About $23,900 is owing on the second mortgage on my home, which I took out at 6.1% to renovate the investment house. I could pay the principal down at the rate of $250 a month plus about $3,500 a semester from a side job, or I could put that money into savings so it would be available to pay off the loan when I retire. Or, if I decide to sell my house (which is otherwise paid for), that amount would refill my pocket after the amount owing on the second is engrossed from the proceeds of the sale.
I figure this will allow me to pay off the mortgage in about two and a half years, or, over the same period, to accrue $25,000 in an interest-bearing account. Either way, the amount put into some kind of investment instrument–real estate or mutual fund–will be about the same.
Which is better? I agonize, I wring my dainty hands:
Item. The payment is very low–less than $170 a month.
Item. Despite the sagging real estate market, neither my house nor the investment house is losing much, because they are both in fairly “hot” central-city neighborhoods. Neither has dropped in value below what we paid; in fact, each has apparently risen somewhat. One is holding its value at about $50,000 to $70,000 more than its 2004 purchase price. The other is within walking distance to but out of earshot from a brand-new light rail route. In comparable cities, housing values have jumped along light rail lines. Barring a major recession, it’s unlikely either house will depreciate significantly.
Item. A major recession is not beyond the realm of possibility. In that case, property values certainly could drop, or worse, my son or I could lose our jobs. If that happened, it would be better to have $25,000 in liquid savings, not tied up in a house I may be unable to sell or even, if I’m unemployed, borrow against.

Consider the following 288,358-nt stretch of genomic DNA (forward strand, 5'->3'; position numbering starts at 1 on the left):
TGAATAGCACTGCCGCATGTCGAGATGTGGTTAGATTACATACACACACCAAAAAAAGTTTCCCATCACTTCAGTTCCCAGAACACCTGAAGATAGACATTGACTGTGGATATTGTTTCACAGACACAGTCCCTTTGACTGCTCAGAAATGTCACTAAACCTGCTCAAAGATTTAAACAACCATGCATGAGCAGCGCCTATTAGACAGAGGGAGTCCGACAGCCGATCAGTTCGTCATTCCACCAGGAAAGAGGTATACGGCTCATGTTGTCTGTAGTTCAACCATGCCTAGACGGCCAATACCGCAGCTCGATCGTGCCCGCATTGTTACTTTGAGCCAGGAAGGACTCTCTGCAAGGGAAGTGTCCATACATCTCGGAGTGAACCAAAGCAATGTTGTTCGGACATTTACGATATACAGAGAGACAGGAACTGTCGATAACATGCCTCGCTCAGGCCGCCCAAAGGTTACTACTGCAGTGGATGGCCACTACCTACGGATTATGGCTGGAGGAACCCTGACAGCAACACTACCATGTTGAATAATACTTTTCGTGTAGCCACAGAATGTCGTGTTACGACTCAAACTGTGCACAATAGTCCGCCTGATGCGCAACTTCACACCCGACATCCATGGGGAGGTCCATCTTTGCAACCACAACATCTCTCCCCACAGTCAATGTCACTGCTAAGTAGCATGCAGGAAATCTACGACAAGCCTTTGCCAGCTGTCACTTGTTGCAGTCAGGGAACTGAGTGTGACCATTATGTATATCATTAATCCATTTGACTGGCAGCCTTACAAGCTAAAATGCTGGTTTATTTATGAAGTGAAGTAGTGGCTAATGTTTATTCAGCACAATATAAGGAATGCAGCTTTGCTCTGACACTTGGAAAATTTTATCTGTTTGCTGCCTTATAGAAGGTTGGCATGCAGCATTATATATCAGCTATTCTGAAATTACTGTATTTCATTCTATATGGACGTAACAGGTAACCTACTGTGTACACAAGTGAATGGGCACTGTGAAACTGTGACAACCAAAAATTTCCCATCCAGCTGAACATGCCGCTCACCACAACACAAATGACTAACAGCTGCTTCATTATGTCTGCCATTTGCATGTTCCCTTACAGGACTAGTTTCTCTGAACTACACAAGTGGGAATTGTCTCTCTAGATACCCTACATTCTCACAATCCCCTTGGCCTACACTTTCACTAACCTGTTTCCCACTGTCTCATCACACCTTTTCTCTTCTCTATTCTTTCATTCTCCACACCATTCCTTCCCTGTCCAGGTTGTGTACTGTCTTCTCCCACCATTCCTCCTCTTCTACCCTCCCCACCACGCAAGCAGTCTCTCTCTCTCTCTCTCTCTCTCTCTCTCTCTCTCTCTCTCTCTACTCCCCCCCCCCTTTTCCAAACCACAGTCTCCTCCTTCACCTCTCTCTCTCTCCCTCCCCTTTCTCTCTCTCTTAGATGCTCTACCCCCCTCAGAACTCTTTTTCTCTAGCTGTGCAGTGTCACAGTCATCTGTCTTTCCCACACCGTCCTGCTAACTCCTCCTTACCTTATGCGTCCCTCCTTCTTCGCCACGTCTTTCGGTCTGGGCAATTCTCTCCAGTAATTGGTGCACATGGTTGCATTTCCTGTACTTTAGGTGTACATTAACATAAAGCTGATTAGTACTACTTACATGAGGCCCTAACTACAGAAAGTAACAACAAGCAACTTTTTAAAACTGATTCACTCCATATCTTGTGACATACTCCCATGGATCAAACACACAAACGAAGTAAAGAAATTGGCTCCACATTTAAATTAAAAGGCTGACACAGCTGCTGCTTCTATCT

Item. My son and I plan to sell or rent the investment house in three to five years.
Item. Assuming things go well, I plan to retire in about three years. At that time I will have to decide whether to keep my house, which has much to recommend it, or to move someplace smaller and more economical to operate. If I decide to stay, I could use the $25,000 cash savings to pay off the loan or, at an 8% return, to cover the mortgage payments. If I decide to sell, about $23,000 will disappear from my profit on the house. But the cash savings will make up for it. Either way, it looks like a wash. In three years, I either have 23 grand put back into the house or I have 25 grand invested in a mutual fund.
Personally, I hate having a debt hanging over my head, and I hate paying interest. Even though the payment is low, if it runs the entire life of the loan I’ll end up paying twice as much as I borrowed. Of course, that won’t happen, because the investment house will be sold long before thirty years are up and I’ll pay off the renovation loan with the proceeds. Still, it’s a psychological burden. On the other hand, with the economy unsettled it may be better to stash the money in liquid instruments. Or convert it all to gold bullion and bury it in the backyard.
So: which is better? Keep the money liquid or put it back into real estate by paying off the loan?